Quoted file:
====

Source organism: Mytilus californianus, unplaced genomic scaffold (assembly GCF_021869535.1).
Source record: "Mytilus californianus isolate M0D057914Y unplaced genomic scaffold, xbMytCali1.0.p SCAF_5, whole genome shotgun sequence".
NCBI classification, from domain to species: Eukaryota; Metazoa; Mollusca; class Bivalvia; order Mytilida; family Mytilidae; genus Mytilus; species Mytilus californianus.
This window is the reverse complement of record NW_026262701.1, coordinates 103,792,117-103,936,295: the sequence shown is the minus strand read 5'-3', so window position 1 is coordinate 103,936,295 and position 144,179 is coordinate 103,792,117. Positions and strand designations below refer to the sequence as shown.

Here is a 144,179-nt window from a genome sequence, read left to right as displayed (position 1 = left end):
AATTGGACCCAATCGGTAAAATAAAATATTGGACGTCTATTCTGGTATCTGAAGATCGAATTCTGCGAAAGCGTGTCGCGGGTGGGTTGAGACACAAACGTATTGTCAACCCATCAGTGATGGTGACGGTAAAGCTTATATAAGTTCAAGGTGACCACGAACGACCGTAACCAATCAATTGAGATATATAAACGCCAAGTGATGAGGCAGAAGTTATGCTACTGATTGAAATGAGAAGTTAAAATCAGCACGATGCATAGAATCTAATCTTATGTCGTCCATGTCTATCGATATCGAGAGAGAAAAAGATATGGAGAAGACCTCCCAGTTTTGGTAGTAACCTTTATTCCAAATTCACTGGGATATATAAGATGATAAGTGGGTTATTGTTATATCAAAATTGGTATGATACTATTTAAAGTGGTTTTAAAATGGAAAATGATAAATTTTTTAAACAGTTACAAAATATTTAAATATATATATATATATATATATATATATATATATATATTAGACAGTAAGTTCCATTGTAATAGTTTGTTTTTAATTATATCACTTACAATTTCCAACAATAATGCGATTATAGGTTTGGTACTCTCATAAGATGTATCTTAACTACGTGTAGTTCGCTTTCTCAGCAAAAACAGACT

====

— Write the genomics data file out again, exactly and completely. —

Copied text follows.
Source organism: Mytilus californianus, unplaced genomic scaffold (assembly GCF_021869535.1).
Source record: "Mytilus californianus isolate M0D057914Y unplaced genomic scaffold, xbMytCali1.0.p SCAF_5, whole genome shotgun sequence".
NCBI classification, from domain to species: Eukaryota; Metazoa; Mollusca; class Bivalvia; order Mytilida; family Mytilidae; genus Mytilus; species Mytilus californianus.
This window is the reverse complement of record NW_026262701.1, coordinates 103,792,117-103,936,295: the sequence shown is the minus strand read 5'-3', so window position 1 is coordinate 103,936,295 and position 144,179 is coordinate 103,792,117. Positions and strand designations below refer to the sequence as shown.

Here is a 144,179-nt window from a genome sequence, read left to right as displayed (position 1 = left end):
AATTGGACCCAATCGGTAAAATAAAATATTGGACGTCTATTCTGGTATCTGAAGATCGAATTCTGCGAAAGCGTGTCGCGGGTGGGTTGAGACACAAACGTATTGTCAACCCATCAGTGATGGTGACGGTAAAGCTTATATAAGTTCAAGGTGACCACGAACGACCGTAACCAATCAATTGAGATATATAAACGCCAAGTGATGAGGCAGAAGTTATGCTACTGATTGAAATGAGAAGTTAAAATCAGCACGATGCATAGAATCTAATCTTATGTCGTCCATGTCTATCGATATCGAGAGAGAAAAAGATATGGAGAAGACCTCCCAGTTTTGGTAGTAACCTTTATTCCAAATTCACTGGGATATATAAGATGATAAGTGGGTTATTGTTATATCAAAATTGGTATGATACTATTTAAAGTGGTTTTAAAATGGAAAATGATAAATTTTTTAAACAGTTACAAAATATTTAAATATATATATATATATATATATATATATATATATATATTAGACAGTAAGTTCCATTGTAATAGTTTGTTTTTAATTATATCACTTACAATTTCCAACAATAATGCGATTATAGGTTTGGTACTCTCATAAGATGTATCTTAACTACGTGTAGTTCGCTTTCTCAGCAAAAACAGACT